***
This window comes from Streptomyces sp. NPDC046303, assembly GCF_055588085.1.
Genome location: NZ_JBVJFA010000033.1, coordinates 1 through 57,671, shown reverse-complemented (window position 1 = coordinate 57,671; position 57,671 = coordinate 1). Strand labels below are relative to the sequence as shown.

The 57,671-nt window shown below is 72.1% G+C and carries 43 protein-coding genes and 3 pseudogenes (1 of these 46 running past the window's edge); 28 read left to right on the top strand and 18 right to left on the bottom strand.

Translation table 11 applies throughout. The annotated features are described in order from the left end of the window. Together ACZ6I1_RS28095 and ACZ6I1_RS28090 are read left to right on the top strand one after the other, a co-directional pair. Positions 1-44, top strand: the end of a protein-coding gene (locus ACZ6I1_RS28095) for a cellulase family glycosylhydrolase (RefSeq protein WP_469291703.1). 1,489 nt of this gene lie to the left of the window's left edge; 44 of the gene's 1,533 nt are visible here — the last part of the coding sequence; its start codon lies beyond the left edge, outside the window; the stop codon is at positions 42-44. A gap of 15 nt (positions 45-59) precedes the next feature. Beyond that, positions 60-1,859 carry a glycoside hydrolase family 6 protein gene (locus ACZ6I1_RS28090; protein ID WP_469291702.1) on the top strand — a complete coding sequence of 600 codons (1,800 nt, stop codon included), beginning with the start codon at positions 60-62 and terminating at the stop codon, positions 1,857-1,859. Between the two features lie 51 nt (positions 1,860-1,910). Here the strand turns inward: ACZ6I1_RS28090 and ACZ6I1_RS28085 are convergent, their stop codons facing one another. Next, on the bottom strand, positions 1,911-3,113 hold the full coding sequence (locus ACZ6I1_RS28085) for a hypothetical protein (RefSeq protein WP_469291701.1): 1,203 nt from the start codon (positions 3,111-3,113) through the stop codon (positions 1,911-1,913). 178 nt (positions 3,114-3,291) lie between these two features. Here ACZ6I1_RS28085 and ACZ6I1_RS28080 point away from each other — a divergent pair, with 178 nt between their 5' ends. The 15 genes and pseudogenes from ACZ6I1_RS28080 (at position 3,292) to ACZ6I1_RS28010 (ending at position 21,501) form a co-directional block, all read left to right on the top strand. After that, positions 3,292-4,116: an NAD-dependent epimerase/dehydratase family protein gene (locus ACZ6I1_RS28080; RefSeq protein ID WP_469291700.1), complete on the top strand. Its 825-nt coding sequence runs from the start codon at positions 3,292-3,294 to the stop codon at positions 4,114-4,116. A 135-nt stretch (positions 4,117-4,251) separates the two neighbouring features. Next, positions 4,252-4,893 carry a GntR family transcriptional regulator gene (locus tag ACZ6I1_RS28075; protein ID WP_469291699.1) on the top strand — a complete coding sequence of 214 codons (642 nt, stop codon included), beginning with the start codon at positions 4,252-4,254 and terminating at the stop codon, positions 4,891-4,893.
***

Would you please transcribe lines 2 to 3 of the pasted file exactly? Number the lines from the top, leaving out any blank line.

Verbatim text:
Genome location: NZ_JBVJFA010000033.1, coordinates 1 through 57,671, shown reverse-complemented (window position 1 = coordinate 57,671; position 57,671 = coordinate 1). Strand labels below are relative to the sequence as shown.

The 57,671-nt window shown below is 72.1% G+C and carries 43 protein-coding genes and 3 pseudogenes (1 of these 46 running past the window's edge); 28 read left to right on the top strand and 18 right to left on the bottom strand.